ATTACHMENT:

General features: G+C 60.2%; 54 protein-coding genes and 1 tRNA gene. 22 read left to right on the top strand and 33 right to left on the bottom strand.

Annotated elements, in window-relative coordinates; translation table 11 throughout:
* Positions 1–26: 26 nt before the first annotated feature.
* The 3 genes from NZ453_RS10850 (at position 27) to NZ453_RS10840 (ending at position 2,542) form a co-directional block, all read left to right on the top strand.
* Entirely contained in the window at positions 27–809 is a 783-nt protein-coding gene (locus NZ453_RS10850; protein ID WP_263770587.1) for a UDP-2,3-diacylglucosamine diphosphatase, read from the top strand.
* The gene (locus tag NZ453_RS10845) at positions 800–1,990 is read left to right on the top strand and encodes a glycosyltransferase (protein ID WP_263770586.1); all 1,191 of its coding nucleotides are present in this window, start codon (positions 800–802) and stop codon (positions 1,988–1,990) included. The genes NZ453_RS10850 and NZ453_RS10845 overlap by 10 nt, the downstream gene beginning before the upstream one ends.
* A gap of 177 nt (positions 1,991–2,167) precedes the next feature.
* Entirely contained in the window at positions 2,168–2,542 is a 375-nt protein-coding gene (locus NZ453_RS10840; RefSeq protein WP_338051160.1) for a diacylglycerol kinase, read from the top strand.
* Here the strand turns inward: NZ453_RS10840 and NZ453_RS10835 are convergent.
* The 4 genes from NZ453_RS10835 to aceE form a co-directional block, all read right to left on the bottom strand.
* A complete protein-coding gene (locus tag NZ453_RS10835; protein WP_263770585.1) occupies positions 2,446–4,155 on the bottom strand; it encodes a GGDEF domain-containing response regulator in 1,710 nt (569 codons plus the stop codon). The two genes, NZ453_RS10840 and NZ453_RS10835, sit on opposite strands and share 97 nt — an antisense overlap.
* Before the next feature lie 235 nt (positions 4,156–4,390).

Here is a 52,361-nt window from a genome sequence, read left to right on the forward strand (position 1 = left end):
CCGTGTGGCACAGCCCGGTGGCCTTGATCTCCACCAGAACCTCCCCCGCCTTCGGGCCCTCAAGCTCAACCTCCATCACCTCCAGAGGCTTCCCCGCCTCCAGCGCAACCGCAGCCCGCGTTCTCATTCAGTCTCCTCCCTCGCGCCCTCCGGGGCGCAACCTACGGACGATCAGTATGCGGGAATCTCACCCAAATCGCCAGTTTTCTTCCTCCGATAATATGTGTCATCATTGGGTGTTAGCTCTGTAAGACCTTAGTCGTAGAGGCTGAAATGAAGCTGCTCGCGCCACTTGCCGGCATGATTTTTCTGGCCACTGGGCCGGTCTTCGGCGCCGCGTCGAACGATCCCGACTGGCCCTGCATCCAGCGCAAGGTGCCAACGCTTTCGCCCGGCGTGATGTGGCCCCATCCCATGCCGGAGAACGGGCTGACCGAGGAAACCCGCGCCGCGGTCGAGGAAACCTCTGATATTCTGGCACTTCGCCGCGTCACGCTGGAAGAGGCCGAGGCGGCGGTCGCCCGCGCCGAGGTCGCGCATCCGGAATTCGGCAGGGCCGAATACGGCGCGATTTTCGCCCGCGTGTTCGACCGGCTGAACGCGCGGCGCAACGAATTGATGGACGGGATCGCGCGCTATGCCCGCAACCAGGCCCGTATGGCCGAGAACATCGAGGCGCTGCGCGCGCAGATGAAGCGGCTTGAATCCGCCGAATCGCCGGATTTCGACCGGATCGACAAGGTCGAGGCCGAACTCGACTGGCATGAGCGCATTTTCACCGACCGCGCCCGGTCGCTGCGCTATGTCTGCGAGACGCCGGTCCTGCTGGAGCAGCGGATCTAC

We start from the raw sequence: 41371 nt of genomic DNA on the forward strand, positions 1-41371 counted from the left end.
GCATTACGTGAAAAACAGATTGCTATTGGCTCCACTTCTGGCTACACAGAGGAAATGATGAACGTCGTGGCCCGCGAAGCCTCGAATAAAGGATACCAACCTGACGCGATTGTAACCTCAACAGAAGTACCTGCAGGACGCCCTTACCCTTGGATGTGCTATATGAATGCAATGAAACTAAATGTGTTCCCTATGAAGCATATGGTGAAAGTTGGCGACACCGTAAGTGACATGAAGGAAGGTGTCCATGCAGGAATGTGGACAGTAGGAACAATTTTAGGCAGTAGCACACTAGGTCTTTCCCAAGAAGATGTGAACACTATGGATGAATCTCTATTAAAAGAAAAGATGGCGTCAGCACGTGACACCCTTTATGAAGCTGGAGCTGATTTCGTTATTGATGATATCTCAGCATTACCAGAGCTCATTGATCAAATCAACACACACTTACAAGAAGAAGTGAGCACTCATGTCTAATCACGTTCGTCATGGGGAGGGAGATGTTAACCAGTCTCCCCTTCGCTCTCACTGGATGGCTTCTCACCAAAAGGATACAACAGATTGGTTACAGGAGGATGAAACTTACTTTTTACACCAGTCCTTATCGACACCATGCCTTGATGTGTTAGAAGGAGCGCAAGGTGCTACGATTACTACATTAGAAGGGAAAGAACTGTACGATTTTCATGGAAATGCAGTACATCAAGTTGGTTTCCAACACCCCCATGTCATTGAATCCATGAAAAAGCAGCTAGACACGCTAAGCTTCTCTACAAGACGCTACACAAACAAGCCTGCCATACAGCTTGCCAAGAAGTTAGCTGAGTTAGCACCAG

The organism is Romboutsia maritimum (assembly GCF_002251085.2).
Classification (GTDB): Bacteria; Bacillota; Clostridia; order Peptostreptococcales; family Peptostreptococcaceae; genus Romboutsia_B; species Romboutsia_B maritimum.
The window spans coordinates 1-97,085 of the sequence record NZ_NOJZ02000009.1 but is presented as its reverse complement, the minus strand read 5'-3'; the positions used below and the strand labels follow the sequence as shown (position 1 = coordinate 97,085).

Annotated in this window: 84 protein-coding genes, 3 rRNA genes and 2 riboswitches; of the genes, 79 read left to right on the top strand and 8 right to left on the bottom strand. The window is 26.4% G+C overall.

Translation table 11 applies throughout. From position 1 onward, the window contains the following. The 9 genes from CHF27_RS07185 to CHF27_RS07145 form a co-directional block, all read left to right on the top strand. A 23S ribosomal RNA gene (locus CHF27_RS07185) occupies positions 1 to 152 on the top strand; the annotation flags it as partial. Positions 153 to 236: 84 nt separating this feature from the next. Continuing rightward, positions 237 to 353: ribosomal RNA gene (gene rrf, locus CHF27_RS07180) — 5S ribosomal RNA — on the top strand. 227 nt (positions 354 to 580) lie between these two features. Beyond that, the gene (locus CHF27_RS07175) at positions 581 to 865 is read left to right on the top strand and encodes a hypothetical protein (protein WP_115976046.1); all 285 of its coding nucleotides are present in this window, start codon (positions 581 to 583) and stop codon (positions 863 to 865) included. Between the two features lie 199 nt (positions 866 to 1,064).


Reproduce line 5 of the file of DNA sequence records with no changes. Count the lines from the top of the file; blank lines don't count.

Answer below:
* Entirely contained in the window at positions 27–809 is a 783-nt protein-coding gene (locus NZ453_RS10850; protein ID WP_263770587.1) for a UDP-2,3-diacylglucosamine diphosphatase, read from the top strand.